how to insulate around a ceiling light can in and attic and loose as little thermal loss/ leakage as possible?
If one uses compact floresent bulbs which do not get as hot as incandesent, how close can you get the insulation next to the light can?
………Terry Nordbye – North Bay Green
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As long as you have specified IC (insulation contact) recessed fixtures, you may safely install fiberglass batts or cellulose directly over the IC can. Most spray-foam installers, however, advise that it isn't a good idea to bury any fixture in spray foam. It's best to build an air-tight box out of rigid foam insulation, with the seams sealed with contractors' tape; the box should be sized so that there is at least an inch of air between the IC fixture and the box. Once this has been installed from the attic side, it's possible to spray foam over the box.
Better yet: don't install any recessed cans in an insulated ceiling.
In the case of a retro and the cans were not direct contact what would you think about making a chicken wire basket/dome around the can and mounding the insulation around it? Other burning question is I would think since compact floresent bulbs don't get as hot as incandesent the problem of close can contact with insulation may not be a problem at all, what do you think?
one thing to consider is that unless the can accepts only pin type CFL's where the efficiency and the clearance requirements go with the life of the fixture, somebody could easily screw in an incandescent bulb creating a possible hazard or a bulb that continually goes out.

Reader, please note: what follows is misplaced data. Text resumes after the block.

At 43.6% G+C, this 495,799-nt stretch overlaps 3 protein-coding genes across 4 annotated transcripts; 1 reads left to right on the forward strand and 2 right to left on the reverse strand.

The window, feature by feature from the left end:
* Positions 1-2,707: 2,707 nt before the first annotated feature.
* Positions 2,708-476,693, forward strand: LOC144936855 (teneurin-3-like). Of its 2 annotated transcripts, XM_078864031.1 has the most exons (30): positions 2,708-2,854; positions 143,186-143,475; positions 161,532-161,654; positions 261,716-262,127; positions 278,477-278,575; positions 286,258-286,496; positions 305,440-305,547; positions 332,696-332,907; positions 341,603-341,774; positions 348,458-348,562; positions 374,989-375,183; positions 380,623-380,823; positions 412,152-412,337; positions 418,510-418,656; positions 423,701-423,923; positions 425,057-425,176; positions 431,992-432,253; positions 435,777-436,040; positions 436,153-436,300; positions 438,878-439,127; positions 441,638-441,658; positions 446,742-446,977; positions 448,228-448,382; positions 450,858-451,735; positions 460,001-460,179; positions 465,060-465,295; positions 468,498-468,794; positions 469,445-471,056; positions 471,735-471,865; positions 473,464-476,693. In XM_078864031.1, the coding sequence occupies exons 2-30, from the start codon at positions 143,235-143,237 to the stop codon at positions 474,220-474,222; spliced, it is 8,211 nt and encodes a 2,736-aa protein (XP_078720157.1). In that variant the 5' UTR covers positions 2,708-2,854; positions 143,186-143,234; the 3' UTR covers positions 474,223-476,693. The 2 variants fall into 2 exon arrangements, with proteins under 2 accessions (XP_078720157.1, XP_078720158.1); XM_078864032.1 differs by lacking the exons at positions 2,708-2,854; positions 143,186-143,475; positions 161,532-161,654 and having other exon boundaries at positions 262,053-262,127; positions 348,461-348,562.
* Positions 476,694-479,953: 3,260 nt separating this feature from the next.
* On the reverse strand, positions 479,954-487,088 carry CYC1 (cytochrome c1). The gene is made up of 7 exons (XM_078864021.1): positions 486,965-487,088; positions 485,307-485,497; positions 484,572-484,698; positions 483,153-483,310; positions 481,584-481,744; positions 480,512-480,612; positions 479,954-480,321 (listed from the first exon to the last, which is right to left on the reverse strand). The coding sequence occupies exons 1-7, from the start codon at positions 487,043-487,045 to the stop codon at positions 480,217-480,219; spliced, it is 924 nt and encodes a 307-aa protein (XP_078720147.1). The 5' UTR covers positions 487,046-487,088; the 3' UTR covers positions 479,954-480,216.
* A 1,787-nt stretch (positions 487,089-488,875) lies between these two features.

As another approach for insulating around the fixture, I have worked with an insulation contractor who sprays foam over a dome shaped mold. When the foam sets up, you remove the mold and you have a cap for the light which then gets foamed in place. Again, this approach only works when you have an accessible attic space.
I agree that the best approach is to avoid installing cans in ceilings that represents the thermal boundary. I have measured as much as 20 Cubic Feet per Minute of airflow through a "sealed" can fixture. Multiply this by the number of cans installed and the leakage quickly adds up to represent a sizeable whole in your envelope. To complete the installation of the sealed recessed can, the drywall should be caulked to the housing and the gasket that comes with the trim kit needs to be installed.
Investigate installing panel led assemblies. They have minimal intrusion into the assembly above, and generate far less heat. Which means most of the problems of heat damage, and fire hazard are eliminated. With the added bonus, that they are far simpler to get a good air seal.
And now that they are commonly available, they are very cost competitive just on initial installation cost, without factoring the longer life, and decreased energy usage.
Randall: You realize you're responding to a thread that ended 8+ years ago, right?